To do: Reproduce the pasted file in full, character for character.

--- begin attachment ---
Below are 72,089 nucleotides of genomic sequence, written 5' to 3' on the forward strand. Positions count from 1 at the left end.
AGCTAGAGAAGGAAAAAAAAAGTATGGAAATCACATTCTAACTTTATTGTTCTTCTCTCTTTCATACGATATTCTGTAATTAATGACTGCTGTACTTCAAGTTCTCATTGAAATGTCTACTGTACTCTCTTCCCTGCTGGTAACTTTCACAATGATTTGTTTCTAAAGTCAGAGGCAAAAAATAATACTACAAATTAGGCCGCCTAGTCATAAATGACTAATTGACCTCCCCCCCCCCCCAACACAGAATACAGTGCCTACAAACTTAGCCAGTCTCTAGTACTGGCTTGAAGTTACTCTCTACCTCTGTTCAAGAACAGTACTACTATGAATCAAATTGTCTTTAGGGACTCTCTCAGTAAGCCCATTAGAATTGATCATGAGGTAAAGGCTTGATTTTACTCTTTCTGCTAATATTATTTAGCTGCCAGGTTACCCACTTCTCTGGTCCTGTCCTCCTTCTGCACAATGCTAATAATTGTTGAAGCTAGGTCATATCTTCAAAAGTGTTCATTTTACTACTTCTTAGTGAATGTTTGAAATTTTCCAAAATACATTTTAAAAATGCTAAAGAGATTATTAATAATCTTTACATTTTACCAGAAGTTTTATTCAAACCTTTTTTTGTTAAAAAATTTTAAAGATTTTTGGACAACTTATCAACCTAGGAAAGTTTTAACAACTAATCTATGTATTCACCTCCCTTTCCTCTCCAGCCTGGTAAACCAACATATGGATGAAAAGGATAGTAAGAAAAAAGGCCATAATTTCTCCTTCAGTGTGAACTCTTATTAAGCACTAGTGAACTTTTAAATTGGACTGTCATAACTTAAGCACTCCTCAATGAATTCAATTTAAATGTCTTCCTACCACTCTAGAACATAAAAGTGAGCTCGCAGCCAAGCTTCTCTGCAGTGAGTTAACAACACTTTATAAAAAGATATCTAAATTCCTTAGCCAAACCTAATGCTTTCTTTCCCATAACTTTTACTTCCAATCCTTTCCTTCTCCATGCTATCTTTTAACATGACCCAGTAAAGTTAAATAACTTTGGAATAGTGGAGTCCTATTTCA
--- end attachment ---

Below are 72,089 nucleotides of genomic sequence, written 5' to 3' on the forward strand. Positions count from 1 at the left end.
AGCTAGAGAAGGAAAAAAAAAGTATGGAAATCACATTCTAACTTTATTGTTCTTCTCTCTTTCATACGATATTCTGTAATTAATGACTGCTGTACTTCAAGTTCTCATTGAAATGTCTACTGTACTCTCTTCCCTGCTGGTAACTTTCACAATGATTTGTTTCTAAAGTCAGAGGCAAAAAATAATACTACAAATTAGGCCGCCTAGTCATAAATGACTAATTGACCTCCCCCCCCCCCCAACACAGAATACAGTGCCTACAAACTTAGCCAGTCTCTAGTACTGGCTTGAAGTTACTCTCTACCTCTGTTCAAGAACAGTACTACTATGAATCAAATTGTCTTTAGGGACTCTCTCAGTAAGCCCATTAGAATTGATCATGAGGTAAAGGCTTGATTTTACTCTTTCTGCTAATATTATTTAGCTGCCAGGTTACCCACTTCTCTGGTCCTGTCCTCCTTCTGCACAATGCTAATAATTGTTGAAGCTAGGTCATATCTTCAAAAGTGTTCATTTTACTACTTCTTAGTGAATGTTTGAAATTTTCCAAAATACATTTTAAAAATGCTAAAGAGATTATTAATAATCTTTACATTTTACCAGAAGTTTTATTCAAACCTTTTTTTGTTAAAAAATTTTAAAGATTTTTGGACAACTTATCAACCTAGGAAAGTTTTAACAACTAATCTATGTATTCACCTCCCTTTCCTCTCCAGCCTGGTAAACCAACATATGGATGAAAAGGATAGTAAGAAAAAAGGCCATAATTTCTCCTTCAGTGTGAACTCTTATTAAGCACTAGTGAACTTTTAAATTGGACTGTCATAACTTAAGCACTCCTCAATGAATTCAATTTAAATGTCTTCCTACCACTCTAGAACATAAAAGTGAGCTCGCAGCCAAGCTTCTCTGCAGTGAGTTAACAACACTTTATAAAAAGATATCTAAATTCCTTAGCCAAACCTAATGCTTTCTTTCCCATAACTTTTACTTCCAATCCTTTCCTTCTCCATGCTATCTTTTAACATGACCCAGTAAAGTTAAATAACTTTGGAATAGTGGAGTCCTATTTCA